Fantasy and Myth: Christian Contributions and Consumption Segments 1-3

TKM Fantasy Madeleine L'Engle, CS Lewis, JRR Tolkien each embraced the Christian faith and found in their imaginative fantasy a way to explore and understand it. Yet to this day, some Christians see no place for fantasy literature. Tonight's subject is Fantasy and Myth: Christian Contributions and Consumption. We explore the subject with author and film critic Jeffrey Overstreet whose most recent book Auralia's Colors is a work of fantasy; Greg Wright, Senior Editor of HollywoodJesus.com, author of Tolkien in Perspective: Sifting the Gold from the Glitter and Peter Jackson in Perspective: The Power Behind Cinema's The Lord of the Rings; and Jennie Spohr producer of The Kindlings Muse.

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10 Responses to “Fantasy and Myth: Christian Contributions and Consumption Segments 1-3

  1. [...] Sep 21st, 2007 by Jeffrey Overstreet Did you miss The Kindlings Muse on Monday night? Now you can listen in! The Kindlings podcast is here! [...]

  2. [...] September 21st, 2007 Did you miss The Kindlings Muse on Monday night? Now you can listen in! The Kindlings podcast is here! [...]

  3. Jedidiah says:

    I so enjoyed this podcast, and I'm loving Overstreet's book. Could you do a similar podcast some day for SciFi and Christianity? If you can get ahold of Stephen Lawhead, he writes some great Christian SciFi these days.

  4. peter says:

    actually, i dont think they explore their faith in their fantasy. tolkien was very opposed to people looking at Lord of the Rings through a lens of an allegory. and even Lewis said he began the Chronicles of Narnia without allegory in mind. and L'engle's stuff isnt that faith based either.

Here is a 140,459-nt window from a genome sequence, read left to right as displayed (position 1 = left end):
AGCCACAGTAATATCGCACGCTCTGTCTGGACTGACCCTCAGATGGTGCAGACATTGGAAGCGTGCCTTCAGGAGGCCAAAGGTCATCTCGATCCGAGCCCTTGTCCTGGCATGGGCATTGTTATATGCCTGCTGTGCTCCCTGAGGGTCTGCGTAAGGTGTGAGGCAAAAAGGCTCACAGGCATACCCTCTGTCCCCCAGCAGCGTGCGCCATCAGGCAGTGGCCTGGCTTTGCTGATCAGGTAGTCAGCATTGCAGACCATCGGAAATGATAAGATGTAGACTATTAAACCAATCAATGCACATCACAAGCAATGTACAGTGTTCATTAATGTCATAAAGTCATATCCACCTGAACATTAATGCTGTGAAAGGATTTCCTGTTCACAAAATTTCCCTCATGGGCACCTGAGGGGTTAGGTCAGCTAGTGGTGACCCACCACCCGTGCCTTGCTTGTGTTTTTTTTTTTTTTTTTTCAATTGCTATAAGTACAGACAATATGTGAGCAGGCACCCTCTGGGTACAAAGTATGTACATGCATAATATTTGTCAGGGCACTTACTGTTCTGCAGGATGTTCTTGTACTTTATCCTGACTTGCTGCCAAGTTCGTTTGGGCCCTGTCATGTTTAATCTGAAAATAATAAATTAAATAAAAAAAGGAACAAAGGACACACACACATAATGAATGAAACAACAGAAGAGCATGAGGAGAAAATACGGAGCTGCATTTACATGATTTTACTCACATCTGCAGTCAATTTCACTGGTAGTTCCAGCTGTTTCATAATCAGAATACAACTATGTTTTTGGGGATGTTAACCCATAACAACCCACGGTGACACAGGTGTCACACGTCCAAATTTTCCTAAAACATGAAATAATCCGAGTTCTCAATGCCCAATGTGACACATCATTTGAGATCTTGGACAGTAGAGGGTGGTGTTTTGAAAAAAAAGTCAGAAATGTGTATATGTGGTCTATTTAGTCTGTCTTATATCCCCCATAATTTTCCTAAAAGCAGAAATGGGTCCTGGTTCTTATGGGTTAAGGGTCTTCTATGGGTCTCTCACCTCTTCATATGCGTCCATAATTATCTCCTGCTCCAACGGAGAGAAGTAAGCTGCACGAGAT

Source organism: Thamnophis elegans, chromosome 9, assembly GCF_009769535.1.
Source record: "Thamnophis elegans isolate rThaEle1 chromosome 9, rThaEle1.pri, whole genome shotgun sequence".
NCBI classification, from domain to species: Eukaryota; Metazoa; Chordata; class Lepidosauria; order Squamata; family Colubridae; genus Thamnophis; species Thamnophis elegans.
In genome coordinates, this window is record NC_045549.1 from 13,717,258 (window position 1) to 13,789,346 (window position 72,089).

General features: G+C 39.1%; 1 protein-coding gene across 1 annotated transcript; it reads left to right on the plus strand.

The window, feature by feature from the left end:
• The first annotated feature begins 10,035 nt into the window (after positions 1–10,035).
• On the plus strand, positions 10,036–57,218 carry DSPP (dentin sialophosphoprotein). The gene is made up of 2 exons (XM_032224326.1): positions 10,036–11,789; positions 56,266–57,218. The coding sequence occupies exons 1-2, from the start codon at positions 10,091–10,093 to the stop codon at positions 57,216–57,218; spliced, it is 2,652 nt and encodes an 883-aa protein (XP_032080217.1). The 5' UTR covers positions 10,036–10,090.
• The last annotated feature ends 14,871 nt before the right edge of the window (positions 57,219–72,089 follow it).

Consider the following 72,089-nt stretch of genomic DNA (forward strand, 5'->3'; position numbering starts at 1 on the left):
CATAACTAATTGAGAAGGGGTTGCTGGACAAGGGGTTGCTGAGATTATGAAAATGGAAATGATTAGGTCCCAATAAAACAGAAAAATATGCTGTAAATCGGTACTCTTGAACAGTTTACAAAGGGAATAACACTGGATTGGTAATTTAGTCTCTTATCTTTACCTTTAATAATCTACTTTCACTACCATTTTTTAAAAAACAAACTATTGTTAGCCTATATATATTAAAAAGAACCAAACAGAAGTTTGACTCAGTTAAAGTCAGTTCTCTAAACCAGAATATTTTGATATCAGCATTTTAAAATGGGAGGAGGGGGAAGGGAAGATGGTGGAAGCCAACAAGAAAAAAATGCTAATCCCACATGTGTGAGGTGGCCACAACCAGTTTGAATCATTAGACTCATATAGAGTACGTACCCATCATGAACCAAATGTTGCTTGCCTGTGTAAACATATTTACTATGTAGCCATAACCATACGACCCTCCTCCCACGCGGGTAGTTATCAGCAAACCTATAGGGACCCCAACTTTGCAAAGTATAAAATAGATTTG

it is just fantasy.

    there is nothing wrong with that. i think that is great. i have read all of Lewis, L'engle and much of Tolkien's fiction works. but there isnt always a faith message. sometimes its just a story.

    peter

  5. [...] Also, as I post this, I'm listening to this podcast from The Kindlings Muse on Christian Contributions to and Consumptions of fantasy and myth. It's a very interesting discussion (with Jeffrey Overstreet and others) around the fear of fantasy in Christian circles, as well as the idea of embodying the gospel in our stories instead of merely telling a linear story. I highly recommend you listen, too – especially if you have ambivalence toward fantasy. [...]

  6. Dick Staub says:

    I agree with your essential point, but many people are unaware of this quote that puts LOTR in a broader perspective theologically: "The Lord of the Rings is a fundamentally religious and Catholic work; Unconsciously so at first, but consciously in the revision. It was my desire to stay theologically orthodox that led me to avoid being too specific, despite the biblical parallels in the creation story…That is why I have not put in, or have cut out, practically all references to anything like 'religion,' to cults or practices, in the imaginary world…For the religious element is absorbed into the story and into the symbolism " J.R.R. Tolkien, just before book one was published, in a 1953 letter to a friend, Father Robert Murray, January 8, 2003

  7. Dick, I just wanted to thank you for this podcast. I listened to it while I mowed my yard, then came into the house and felt inspired to write again.

    You do a good thing here.

  8. [...] Has anybody read Auralia's Colors?   I  heard  about it in a recent Kindlings Muse podcast. Posted by: Tim @ 9:46 pm | Trackback | Permalink [...]

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    [...] Read More: thekindlings.com/podcasts/fantasy-myth-christian-contributions-consumption-segments-1-3/ [...]

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